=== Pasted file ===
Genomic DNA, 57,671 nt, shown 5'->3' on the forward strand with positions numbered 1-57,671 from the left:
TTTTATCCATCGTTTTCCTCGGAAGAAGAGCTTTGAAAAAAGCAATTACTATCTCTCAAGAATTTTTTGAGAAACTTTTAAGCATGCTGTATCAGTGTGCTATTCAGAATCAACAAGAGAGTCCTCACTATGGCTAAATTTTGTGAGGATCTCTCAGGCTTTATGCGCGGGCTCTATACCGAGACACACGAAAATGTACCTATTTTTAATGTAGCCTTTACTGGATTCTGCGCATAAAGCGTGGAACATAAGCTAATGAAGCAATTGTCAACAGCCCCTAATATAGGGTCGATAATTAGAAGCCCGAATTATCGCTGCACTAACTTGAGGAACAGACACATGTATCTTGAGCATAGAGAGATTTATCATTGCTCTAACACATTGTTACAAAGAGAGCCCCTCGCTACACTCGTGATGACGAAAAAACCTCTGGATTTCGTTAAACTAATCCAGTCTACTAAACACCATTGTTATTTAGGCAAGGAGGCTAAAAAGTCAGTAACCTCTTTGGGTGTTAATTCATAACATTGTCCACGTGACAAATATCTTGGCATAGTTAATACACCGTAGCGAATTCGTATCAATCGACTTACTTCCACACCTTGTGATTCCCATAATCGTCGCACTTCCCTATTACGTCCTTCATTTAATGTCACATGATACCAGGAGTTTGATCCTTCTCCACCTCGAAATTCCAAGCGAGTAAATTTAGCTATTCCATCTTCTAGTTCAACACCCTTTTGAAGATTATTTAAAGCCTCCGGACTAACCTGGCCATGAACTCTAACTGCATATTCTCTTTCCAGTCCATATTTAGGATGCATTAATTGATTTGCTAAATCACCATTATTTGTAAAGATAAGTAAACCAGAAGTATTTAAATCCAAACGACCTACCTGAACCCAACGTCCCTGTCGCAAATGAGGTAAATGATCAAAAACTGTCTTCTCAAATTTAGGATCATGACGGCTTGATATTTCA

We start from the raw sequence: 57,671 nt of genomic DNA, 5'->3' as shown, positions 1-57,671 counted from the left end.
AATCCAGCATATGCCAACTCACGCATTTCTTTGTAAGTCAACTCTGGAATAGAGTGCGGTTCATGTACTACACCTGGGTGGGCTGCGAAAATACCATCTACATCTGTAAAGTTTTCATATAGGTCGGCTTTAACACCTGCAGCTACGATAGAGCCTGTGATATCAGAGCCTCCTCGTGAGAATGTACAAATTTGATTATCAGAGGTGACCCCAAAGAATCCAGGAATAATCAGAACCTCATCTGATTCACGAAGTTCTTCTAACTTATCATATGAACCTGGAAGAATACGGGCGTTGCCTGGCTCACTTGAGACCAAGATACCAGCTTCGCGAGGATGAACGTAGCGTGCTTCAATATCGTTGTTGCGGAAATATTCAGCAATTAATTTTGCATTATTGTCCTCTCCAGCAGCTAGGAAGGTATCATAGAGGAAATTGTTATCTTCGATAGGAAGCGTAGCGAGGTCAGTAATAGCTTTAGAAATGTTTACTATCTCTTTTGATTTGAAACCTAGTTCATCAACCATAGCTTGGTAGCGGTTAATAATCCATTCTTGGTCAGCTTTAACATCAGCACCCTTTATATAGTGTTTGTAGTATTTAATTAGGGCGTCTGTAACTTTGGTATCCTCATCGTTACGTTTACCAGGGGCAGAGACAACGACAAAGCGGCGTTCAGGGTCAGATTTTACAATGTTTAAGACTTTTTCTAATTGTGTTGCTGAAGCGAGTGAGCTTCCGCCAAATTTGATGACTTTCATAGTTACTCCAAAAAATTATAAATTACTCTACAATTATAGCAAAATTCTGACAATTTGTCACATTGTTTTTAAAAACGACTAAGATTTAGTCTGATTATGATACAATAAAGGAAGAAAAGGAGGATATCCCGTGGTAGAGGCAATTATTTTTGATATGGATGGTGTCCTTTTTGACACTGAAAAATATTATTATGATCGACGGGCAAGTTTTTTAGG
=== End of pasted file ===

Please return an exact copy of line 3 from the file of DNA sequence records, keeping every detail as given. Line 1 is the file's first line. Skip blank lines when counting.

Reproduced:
We start from the raw sequence: 57,671 nt of genomic DNA, 5'->3' as shown, positions 1-57,671 counted from the left end.